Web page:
It sounds like one way or another, we'll know the fate of health care within the next week or so. The Democrats certainly seem to be confident, a welcome change from their usual embrace of fecklessness and despair. But enough possible mines still lay in the road--the Congressional Budget Office score, a new round of polling or two--that I'm far from certain the legislation will pass.
I've written a great deal about what I think is riding on the outcome here: not just a long forward step toward universal coverage and getting costs under control, but a signal that our fractured and fractious political system can address and make progress on big challenges. It's deeply unfortunate, and I think entirely unprecedented, that this measure will pass (if it passes) on a partisan basis... but less unfortunate, and no more unprecedented, than the Republicans' total subordination of policy outcomes to political considerations.
As it happens, the Republicans do have a vision for changes in health care policy. It's just that, as Jonathan Chait describes, their core objective for reform sharply diverges from what the Democrats want to accomplish:
What separates the two parties is not how far to go, but in which direction to go. The divide is simple. Democrats propose to shift resources from the rich and the healthy to the poor and the sick. Republicans want to do just the opposite. Republican health care plans reflect the party’s increasingly widespread belief that good health, like other forms of prosperity, is a matter of personal responsibility. Democratic plans to help the sick at the expense of the healthy therefore amount to socialism.
The Democrats’ health care plan aims to create pools for people outside of the employer market, joining healthier individuals together with the sick, so that the former effectively subsidize the latter. The common element of all the Republican plans is to do the opposite-to separate the healthy from the sick.
Republicans have long championed Health Savings Accounts, which give individuals who buy insurance a tax deduction for money they set aside for a high-deductible plan. Since tax deductions are worth more to people in higher tax brackets, and since high-deductible plans appeal more to those with lower medical expenses, the plans attract the rich and healthy, leaving the poor and sick behind.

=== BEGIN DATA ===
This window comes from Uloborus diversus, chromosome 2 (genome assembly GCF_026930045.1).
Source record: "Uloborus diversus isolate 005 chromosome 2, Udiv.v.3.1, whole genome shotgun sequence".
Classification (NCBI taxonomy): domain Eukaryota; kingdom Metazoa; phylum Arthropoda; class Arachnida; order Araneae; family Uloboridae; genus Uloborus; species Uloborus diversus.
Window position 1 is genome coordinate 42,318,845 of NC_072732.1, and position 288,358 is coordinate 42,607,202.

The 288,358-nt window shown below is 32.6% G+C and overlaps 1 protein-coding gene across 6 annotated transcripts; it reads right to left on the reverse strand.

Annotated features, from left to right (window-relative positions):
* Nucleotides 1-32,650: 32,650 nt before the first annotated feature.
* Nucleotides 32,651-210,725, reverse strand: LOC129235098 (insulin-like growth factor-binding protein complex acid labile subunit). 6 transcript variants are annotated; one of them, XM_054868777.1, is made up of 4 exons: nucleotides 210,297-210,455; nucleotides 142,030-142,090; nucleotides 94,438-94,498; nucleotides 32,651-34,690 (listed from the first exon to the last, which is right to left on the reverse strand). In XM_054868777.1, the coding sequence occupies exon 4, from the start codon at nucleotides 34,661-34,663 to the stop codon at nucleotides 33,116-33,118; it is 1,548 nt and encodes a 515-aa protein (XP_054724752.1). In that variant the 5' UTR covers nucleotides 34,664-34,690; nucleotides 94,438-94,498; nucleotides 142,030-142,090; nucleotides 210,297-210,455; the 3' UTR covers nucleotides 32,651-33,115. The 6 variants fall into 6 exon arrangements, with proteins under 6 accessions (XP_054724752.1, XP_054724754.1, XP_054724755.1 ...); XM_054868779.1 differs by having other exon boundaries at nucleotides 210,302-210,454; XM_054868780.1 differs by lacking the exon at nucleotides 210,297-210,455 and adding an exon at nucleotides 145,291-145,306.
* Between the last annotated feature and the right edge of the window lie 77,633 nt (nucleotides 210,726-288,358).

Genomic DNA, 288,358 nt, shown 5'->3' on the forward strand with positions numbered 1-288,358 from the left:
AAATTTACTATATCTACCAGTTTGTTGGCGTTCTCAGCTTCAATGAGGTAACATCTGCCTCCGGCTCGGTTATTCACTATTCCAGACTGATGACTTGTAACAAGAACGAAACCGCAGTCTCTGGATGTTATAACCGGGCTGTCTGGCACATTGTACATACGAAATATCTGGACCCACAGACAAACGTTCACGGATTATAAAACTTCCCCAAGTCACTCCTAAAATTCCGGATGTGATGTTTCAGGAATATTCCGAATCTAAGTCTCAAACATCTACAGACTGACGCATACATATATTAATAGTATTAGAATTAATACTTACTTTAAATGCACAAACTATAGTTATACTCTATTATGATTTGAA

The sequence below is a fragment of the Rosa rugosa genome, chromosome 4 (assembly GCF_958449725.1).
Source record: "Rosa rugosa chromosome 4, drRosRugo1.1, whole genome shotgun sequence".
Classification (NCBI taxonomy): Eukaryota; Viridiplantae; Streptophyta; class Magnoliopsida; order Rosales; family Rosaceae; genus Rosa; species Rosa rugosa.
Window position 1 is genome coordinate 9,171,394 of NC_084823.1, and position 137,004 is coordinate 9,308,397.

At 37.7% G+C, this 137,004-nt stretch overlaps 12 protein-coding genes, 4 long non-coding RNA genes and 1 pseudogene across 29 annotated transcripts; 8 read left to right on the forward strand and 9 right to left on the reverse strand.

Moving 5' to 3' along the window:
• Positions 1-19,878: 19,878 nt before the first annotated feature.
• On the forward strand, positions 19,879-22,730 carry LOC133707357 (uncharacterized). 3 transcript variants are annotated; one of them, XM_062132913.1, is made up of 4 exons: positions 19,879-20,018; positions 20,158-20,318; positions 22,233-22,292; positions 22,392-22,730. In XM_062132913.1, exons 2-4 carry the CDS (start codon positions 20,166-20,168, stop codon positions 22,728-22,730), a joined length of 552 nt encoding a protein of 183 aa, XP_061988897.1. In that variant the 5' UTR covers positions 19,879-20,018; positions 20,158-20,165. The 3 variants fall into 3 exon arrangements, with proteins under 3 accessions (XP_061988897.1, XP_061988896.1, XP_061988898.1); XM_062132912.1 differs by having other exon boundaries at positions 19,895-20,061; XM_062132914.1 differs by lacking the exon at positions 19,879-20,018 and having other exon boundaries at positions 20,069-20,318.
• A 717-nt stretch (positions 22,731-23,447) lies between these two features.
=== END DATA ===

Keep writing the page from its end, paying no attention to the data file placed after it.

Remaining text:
The thrust of the GOP ideas currently on offer is to reduce health insurance regulation. Republicans would create financial incentives that, according to the Congressional Budget Office (CBO), would encourage states to cut regulation; they would also let businesses and individuals buy insurance from other states. (Health insurance is regulated by state governments.) As a result, health insurance regulation would sink to the level of whichever state offered the laxest regulations. If it worked like the credit card industry, governors would be competing to undercut each other’s regulations in order to lure insurers to their states.
Republicans boast that the CBO says their plan would reduce insurance premiums. This is true. The CBO predicted this would happen because the GOP plan would reduce premiums for healthy people, bringing more of them into the insurance pool, and raise premiums for sicker people, driving more of them out.
Why would Republicans favor a result like this? The better question might be, why wouldn’t they? The modern Republican domestic agenda is, above all, an attack on redistribution, a crusade to free society’s winners from shouldering the burdens of its losers.
This short but devastating article took me back about twenty-five years, to when I first started thinking about political issues in a systemic way. Simply put, when I was 12 or 13 I realized that the conservative movement in the age of Reagan seemed to embrace concentration of wealth and protection of privilege as their desired end, with the means of twisting "values" principles to support those goals. The liberals--muddled, ineffectual and contradictory as they were and are--at least occasionally seemed to embrace the notion that society is best advanced by actions to equalize opportunity. The formulation of WITT ("We're in this together") vs. YOYO ("You're on your own") is a bit flip but nonetheless apt. (For an even more breathtaking example of Republican devotion to comforting the comfortable, check out this Center on Budget and Policy Priorities assessment of Rep. Paul Ryan's budget roadmap. Long story short, it creates the greatest upward redistribution of wealth in history--million-dollar tax cuts for the very richest with higher taxes for just about everyone else--while wrecking Social Security, Medicare and Medicaid... and failing to eliminate the debt, despite Ryan's statements to the contrary. )
I've always thought that this was the story Obama was meant to tell: that as a nation we can come closer together, to our broadly shared benefit, or drift farther apart, to the great advantage of a few but the collective detriment of all. Indeed, he's told it better than anybody, at the 2004 Democratic convention and again in his 2005 commencement address at Knox College. The president's political team is obviously skilled; perhaps they tested this message in the context of health care, found that it didn't play, and bent their efforts toward trying to make this a case for self-interest ("without this reform, you're at the mercy of the insurance companies"). But this has to be in there somewhere, not least because the rest of Obama's agenda, from education to immigration to taxes to entitlements, will rise or fall on the same lines. Only the identities of the privileged/protected few--including some pretty powerful Democratic constituencies--will change. It might not be too much to assert that his presidency will succeed or fail on how effectively he can make this case. And if his presidency itself is as consequential as I believe it to be, we all have a great deal at stake.